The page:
Producer 9th Wonder Talks Using Music to Educate & Hip-Hop's Next Leaders at D'usse Pre-Grammy Party

9th Wonder and Rapsody
Courtesy of D'USSE

9th Wonder and Rapsody at the D'USSE mixer on Feb. 7, 2019 in Los Angeles.

The weekend leading up to the Grammys is often filled with fun libations, but on Thursday night, the D’USSE Re-Mixer Series decided to switch things up and place the cocktail-making in the hands of the consumers. Held inside Hollywood's Beauty & Essex, the event was anchored by legendary Grammy-winning producer 9th Wonder, who explained to guests -- from Rapsody to Memphis Bleek -- the interesting connection between DJing soulful samples and mixing the perfect cocktail.

Educating is another lane 9th Wonder is conquering, as he's using his extensive knowledge of the music industry to professionally lead hip-hop history courses at esteemed universities like Duke and Harvard. Along with teaching, the producer also serves as the national ambassador for Hip-Hop Relations and Culture for the NAACP, is a member of the Kennedy Center of Performing Arts' Hip-Hop Culture Council, and is a curator for the Smithsonian and National Museum of African American History and Culture.

Ahead of the D’USSE Re-Mixer, 9th Wonder spoke to Billboard about what drives his passion to teach, how he helps craft artists' legacies and who are the next leaders in hip-hop.

In what ways is D'usse making the art of combining music and mixology unique?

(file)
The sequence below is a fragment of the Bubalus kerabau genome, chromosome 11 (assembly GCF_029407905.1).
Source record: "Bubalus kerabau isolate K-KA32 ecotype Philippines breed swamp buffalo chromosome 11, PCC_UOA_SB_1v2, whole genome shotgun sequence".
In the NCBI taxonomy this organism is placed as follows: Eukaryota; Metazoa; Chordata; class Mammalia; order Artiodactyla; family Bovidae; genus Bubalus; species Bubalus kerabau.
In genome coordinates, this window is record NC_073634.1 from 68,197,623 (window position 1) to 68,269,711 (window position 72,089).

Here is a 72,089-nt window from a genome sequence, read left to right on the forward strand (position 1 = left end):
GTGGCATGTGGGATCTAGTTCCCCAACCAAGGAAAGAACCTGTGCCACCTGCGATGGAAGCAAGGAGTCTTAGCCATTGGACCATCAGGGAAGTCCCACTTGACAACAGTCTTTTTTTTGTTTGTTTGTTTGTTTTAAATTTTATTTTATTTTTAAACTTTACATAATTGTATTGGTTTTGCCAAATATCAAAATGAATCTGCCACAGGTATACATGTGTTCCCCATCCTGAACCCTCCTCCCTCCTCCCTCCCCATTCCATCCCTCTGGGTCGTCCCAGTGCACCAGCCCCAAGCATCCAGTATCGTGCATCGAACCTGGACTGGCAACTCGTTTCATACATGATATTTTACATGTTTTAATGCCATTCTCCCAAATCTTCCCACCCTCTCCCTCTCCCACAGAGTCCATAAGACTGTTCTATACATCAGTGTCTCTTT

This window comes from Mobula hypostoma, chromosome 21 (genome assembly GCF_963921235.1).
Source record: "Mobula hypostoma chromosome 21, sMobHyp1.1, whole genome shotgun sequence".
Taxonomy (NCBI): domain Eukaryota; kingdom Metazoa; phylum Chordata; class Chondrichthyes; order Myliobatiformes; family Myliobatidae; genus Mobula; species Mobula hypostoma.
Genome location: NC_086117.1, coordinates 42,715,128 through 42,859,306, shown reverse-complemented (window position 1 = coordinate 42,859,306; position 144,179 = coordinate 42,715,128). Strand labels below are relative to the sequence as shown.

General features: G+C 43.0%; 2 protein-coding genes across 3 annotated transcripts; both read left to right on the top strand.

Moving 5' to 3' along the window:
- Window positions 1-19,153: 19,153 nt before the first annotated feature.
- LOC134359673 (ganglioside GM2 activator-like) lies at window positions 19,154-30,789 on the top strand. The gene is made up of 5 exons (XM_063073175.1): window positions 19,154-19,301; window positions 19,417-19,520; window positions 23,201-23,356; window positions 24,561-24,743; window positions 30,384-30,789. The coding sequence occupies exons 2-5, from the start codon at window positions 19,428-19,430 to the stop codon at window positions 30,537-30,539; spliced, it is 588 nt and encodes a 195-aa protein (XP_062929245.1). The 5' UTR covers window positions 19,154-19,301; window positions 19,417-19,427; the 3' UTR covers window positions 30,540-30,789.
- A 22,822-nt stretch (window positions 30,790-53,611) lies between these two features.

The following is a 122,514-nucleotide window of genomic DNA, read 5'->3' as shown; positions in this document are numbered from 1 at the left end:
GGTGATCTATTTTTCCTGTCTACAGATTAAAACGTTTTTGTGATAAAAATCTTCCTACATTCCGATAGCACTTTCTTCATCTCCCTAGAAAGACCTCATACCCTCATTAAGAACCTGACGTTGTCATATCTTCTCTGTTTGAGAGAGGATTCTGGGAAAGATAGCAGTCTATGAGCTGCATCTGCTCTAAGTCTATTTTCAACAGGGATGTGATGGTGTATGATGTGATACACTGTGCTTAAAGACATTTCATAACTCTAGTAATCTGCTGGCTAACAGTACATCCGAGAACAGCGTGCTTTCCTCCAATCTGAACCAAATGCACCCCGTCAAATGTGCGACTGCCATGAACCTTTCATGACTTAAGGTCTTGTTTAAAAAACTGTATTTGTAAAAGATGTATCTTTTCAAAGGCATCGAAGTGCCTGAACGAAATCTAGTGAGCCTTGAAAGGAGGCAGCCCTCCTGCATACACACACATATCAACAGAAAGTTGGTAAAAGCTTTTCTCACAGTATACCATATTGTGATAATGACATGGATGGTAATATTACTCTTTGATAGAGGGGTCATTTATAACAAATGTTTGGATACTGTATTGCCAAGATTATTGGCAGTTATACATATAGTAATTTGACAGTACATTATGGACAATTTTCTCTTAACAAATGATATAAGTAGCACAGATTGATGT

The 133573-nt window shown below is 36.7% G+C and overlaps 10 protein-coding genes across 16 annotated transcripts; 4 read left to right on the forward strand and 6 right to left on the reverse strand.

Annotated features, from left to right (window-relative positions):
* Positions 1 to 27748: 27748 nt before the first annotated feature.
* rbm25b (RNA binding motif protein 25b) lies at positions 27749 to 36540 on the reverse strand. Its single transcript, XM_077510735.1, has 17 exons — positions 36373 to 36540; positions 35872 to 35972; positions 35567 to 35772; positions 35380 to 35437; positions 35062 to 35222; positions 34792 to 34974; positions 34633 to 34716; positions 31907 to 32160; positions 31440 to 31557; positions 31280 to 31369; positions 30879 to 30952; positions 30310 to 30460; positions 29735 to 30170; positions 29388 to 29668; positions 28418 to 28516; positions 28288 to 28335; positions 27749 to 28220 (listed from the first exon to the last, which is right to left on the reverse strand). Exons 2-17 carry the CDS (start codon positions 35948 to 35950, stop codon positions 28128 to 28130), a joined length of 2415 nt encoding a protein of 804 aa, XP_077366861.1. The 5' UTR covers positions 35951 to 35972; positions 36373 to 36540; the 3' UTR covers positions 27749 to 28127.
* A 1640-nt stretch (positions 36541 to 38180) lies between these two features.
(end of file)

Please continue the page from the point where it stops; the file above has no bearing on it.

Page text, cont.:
You can get a sense of what everyone likes, because of the passion that they have. So whether you can DJ or you bartend or whatever, that passion is across the board. Bartenders are craftsmen within themselves. Just how DJs know a lot about records -- whether at a party or making beats, they know a lot about what drinks go together. So I speak on that and they get it, so we kind of cross-pollinate without them even having to touch the turntables at all.

Speaking of your passion, what was your wake-up call moment when you realized that it should lead to educating others?

My mom is an educator, and I guess it rubbed off on me. She got a joy out of it. I learned a lot of my people skills from her, because she was always trying to teach children new things. She’s been teaching for 40 years as a kindergarten teacher. Kids in their 30s and 40s still come up to her and say, “You were my favorite teacher!” Now when I teach my students, the most rewarding thing is when they come up to me and say, “I remember that day when we talked about this in class and I enlightened somebody else [about it].” That’s what I like, for people to pay it forward.